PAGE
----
Senate Majority Leader Mitch McConnell said Tuesday that he would work with President Donald Trump to fill a Supreme Court vacancy should one arise during next year’s presidential election, CNN reports.
The comments marked a reversal from his position in 2016, when he moved to block a nomination by then-President Barack Obama.
The question was posed by an attendee of a speaking appearance at the Paducah Chamber of Commerce luncheon in Kentucky, a video of which was shared on the local WPSD TV website.
“Should a Supreme Court justice die next year, what will your position be on filling that spot?” the attendee asked.
After a pause, McConnell answered, “Oh, we’d fill it.”
Triggering laughter from the audience, he added that doing so would be the best way to ensure a “long-lasting positive impact” in the U.S. and that following the law is “the most important thing we’ve done in the country.”
In March 2016, the senator refused to consider Obama’s nominee, Merrick Garland, when a seat was left vacant following the death of Justice Antonin Scalia. He said then that the Republican-controlled senate would not confirm a nomination until the next president assumed office.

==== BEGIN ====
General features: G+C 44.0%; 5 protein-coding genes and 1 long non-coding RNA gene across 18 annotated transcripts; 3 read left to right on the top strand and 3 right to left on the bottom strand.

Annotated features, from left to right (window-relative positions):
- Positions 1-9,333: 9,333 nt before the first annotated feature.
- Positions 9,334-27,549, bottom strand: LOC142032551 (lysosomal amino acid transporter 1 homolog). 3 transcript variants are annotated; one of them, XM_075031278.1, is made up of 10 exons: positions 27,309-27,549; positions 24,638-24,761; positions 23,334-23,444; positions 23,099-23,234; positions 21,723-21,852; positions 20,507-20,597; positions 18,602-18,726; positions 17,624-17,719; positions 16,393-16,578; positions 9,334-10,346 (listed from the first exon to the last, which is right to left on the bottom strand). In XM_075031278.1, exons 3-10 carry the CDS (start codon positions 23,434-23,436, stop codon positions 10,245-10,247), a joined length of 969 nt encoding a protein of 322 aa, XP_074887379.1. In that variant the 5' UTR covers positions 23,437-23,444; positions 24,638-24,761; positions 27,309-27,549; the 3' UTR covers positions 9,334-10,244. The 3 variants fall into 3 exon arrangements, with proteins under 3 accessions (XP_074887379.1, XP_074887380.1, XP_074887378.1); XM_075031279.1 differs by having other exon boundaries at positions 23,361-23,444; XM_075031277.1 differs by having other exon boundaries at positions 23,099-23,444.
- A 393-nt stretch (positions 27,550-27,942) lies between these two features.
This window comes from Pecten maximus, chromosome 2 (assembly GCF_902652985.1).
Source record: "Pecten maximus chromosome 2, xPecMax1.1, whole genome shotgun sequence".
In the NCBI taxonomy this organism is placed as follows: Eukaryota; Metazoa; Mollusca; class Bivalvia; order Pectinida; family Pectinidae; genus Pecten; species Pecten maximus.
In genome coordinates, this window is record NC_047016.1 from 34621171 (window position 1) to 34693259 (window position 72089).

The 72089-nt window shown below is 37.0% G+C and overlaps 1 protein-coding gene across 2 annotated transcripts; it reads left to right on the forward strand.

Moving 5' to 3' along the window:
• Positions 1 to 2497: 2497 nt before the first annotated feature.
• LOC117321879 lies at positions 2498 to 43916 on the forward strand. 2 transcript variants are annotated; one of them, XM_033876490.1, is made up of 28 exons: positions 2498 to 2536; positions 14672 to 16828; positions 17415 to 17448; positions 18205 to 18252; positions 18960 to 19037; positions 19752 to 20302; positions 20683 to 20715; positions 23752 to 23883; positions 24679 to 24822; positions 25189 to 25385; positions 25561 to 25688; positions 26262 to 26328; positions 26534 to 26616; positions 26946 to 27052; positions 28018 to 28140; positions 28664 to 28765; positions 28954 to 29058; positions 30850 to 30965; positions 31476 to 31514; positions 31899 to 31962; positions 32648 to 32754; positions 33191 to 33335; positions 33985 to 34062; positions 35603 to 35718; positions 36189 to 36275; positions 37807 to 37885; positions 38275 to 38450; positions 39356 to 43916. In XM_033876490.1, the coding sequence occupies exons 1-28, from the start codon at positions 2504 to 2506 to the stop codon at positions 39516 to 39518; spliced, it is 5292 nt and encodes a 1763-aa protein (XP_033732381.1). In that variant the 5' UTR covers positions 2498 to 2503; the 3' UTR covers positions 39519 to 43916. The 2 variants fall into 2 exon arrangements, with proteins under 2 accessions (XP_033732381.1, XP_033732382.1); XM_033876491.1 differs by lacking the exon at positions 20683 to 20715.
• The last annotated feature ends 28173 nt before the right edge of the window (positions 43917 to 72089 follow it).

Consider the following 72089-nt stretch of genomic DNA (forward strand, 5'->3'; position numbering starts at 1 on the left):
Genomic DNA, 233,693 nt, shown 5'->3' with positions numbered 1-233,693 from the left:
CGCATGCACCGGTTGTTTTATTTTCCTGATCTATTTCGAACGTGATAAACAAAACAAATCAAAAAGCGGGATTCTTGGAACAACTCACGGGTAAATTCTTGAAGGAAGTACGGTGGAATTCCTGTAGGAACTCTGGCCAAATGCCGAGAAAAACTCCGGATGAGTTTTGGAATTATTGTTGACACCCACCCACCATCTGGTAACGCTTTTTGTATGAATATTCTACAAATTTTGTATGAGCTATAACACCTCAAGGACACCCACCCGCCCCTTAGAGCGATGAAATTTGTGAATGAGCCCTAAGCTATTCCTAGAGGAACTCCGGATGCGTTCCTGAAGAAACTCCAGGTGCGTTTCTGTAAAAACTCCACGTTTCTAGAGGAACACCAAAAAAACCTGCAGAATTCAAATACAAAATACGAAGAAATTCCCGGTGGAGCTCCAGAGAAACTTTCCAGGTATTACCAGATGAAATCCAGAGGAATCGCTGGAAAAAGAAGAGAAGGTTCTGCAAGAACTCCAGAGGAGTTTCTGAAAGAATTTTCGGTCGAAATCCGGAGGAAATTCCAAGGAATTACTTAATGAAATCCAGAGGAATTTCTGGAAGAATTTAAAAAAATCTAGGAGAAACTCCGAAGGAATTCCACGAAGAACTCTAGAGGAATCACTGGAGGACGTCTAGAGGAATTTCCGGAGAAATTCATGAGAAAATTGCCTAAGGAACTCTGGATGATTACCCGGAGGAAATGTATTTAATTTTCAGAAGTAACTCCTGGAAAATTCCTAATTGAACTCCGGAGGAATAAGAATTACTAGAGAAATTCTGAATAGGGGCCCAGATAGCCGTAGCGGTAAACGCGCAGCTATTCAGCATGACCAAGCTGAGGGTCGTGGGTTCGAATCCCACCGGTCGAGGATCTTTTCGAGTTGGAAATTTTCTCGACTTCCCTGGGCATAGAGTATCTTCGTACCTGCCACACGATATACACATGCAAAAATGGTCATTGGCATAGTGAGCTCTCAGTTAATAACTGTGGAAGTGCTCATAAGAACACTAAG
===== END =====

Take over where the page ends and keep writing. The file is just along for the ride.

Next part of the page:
The seat went unfilled until Trump nominated Neil Gorsuch, who was sworn in in April 2017.
McConnell’s comments infuriated Democrats, who were quick to recall his move three years ago.
Senate Minority Leader Chuck Schumer called McConnell a “hypocrite” on Twitter and that McConnell “lives for GOP judges” because he sees control of the courts as the only way Republican agenda can be achieved.
Democratic presidential hopeful Julian Castro called his “shamelessness at stealing a Supreme Court seat” is “appalling.”